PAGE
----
Glaucoma Opinion IGR 21-1

Defining glaucomatous optic neuropathy using objective criteria from structural and functional testing. Iyer JV, Boland MV, Jefferys J, Quigley H. British Journal of Ophthalmology, July 2020; doi: 10.1136/bjophthalmol-2020-316237

By Donald C. Hood and C. Gustavo De Moraes

One could debate the premise of the Iyer et al. study, that glaucoma research would benefit from a single definition of glaucoma. For decades, researchers have employed definitions that were the most translational for their time. Iyer et al. have argued against that approach and proposed a new single definition based upon (objective) OCT and visual field (VF) results. However, let’s assume as they do, that a single definition is needed and that it should be based upon objective structural and functional tests.

In their study, alternative definitions were based upon 24-2 visual field (VF) tests and OCT cube disc scans. Their best performing criterion (definition) required an abnormal circumpapillary retinal nerve fiber layer thickness (cpRNFL) in the superior or inferior quadrant of the disc and an abnormal 24-2 GHT (glaucoma hemifield test) in the corresponding hemifield.

There are at least three main problems with their approach. First, summary statistics for the 24-2 test, including the GHT, and summary statistics for the OCT disc scan, including quadrant cpRNFL thickness, can miss glaucomatous damage.1-7 Thus, it is not surprising that their results were relatively disappointing.

It is not clear that we need a single definition of glaucoma

In particular, their data provide weak support for their best-performing definition. First, the sensitivity for eyes classified as “definite glaucoma” (DG) was only 77%. That is, about 25% of the eyes identified as DG were missed.

Second, it is likely that their definition will miss some eyes with damage to the most important retinal region, the macula,1,2 which is not only common but also plays a major role in vision related quality of life. To test the hypothesis that macular damage is missed, we applied their 24-2 GHT criteria to data we recently published.7 These data included 53 eyes classified as DG by the referring clinician, the same reference standard used by Iyer et al. The 24-2 (GHT) failed their test on two 24-2 VFs in 16 (30%) of these 53 DG eyes. Further, when the results from 10-2 VF and OCT cube scans were examined,7,8 their definition missed eyes with macular damage, including those with deep defects near fixation and/or diffuse damage, as expected.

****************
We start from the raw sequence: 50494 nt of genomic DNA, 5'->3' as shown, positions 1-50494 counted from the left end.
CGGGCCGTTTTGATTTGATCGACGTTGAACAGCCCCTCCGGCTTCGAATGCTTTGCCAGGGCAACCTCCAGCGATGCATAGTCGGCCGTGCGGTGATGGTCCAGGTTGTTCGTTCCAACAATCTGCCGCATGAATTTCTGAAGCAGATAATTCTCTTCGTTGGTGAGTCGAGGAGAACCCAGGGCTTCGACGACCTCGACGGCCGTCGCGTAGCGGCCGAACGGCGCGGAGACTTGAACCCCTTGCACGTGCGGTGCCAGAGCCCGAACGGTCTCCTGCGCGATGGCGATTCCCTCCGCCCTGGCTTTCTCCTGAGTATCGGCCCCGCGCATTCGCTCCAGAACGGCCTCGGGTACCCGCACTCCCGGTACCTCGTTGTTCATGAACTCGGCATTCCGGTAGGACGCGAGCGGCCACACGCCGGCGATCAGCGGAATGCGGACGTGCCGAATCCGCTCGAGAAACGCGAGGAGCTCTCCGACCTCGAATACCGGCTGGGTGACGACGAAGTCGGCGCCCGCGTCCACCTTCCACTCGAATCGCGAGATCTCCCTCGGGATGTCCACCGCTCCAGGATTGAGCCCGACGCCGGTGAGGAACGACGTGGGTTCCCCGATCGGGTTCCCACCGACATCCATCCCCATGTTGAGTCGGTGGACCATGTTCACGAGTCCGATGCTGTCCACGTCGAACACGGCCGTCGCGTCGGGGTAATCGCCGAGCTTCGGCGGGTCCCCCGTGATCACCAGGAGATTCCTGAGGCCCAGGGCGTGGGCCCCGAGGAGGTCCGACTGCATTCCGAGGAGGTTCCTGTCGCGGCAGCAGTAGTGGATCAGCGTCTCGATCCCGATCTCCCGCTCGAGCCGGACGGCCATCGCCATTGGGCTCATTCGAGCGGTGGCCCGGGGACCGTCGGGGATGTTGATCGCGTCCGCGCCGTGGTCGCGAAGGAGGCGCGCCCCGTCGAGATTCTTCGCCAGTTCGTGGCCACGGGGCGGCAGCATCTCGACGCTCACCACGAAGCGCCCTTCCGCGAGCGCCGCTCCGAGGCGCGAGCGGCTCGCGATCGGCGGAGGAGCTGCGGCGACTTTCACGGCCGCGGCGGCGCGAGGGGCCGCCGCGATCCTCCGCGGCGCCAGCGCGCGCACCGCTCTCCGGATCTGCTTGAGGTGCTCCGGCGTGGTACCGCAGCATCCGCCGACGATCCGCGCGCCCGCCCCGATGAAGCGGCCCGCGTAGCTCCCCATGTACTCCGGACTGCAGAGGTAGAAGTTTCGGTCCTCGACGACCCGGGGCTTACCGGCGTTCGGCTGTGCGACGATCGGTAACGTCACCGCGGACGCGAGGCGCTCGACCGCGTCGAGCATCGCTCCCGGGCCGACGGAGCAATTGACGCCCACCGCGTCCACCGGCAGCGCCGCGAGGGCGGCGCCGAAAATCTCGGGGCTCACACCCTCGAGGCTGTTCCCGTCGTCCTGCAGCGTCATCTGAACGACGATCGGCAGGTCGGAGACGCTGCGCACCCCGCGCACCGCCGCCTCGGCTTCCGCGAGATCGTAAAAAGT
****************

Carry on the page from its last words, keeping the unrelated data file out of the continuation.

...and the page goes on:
Finally, their comparison of summary statistics is a suboptimal method for comparing VF and OCT data.1,2 For example, we have developed and validated an objective and automated method7,8 that topographically compares the abnormal regions on the 24-2 and/ or 10-2 VFs to those on OCT maps. This method missed only 6 (11%) of our 53 DG eyes, as compared to over 50% based upon their criteria. Of note, although their definition aims to bring state-of-the-art technology to define glaucoma, in its current form it is not making good use of the available OCT and VF data.

In sum, it is not clear that we need a single definition of glaucoma, even if “only” for research purposes (remember the importance of translational relevance for clinical use). However, it is clear that the one proposed by Iyer et al. is out-of-date and suboptimal.


  1. Hood DC, De Moraes CG. Challenges to the Common Clinical Paradigm for Diagnosis of Glaucomatous Damage With OCT and Visual Fields. Invest Ophthalmol Vis Sci. 2018;59(2):788-791.
  2. Hood DC, De Moraes CG. Four Questions for Every Clinician Diagnosing and Monitoring Glaucoma. J Glaucoma. 2018;27(8):657-664.
  3. De Moraes CG, Hood DC, Thenappan A, et al. 24-2 Visual Fields Miss Central Defects Shown on 10-2 Tests in Glaucoma Suspects, Ocular Hypertensives, and Early Glaucoma. Ophthalmology. 2017;124(10):1449-1456.
  4. Sullivan-Mee M, Karin Tran MT, Pensyl D, Tsan G, Katiyar S. Prevalence, Features, and Severity of Glaucomatous Visual Field Loss Measured With the 10-2 Achromatic Threshold Visual Field Test. Am J Ophthalmol. 2016;168:40-51.
  5. Wang DL, Raza AS, de Moraes CG, et al. Central Glaucomatous Damage of the Macula Can Be Overlooked by Conventional OCT Retinal Nerve Fiber Layer Thickness Analyses. Transl Vis Sci Technol. 2015;4(6).
  6. Kim KE, Jeoung JW, Park KH, Kim DM, Kim SH. Diagnostic classification of macular ganglion cell and retinal nerve fiber layer analysis: differentiation of false-positives from glaucoma. Ophthalmology. 2015;122(3):502-510.
  7. Hood DC, Tsamis E, Bommakanti N, Joiner DB, Al-Aswad LL, Blumberg DM, Cioffi GA, Liebmann JM, De Moraes CG. (2019) Structure-function agreement is better than commonly thought in eyes with early glaucoma. Invest Ophthalmol Vis Sci. 2019;60(13):4241-4248.
  8. Tsamis E, Bommakanti NK, Sun A, Thakoor KA, Moraes CGD, Hood DC. An Automated Method for Assessing Topographical Structure–Function Agreement

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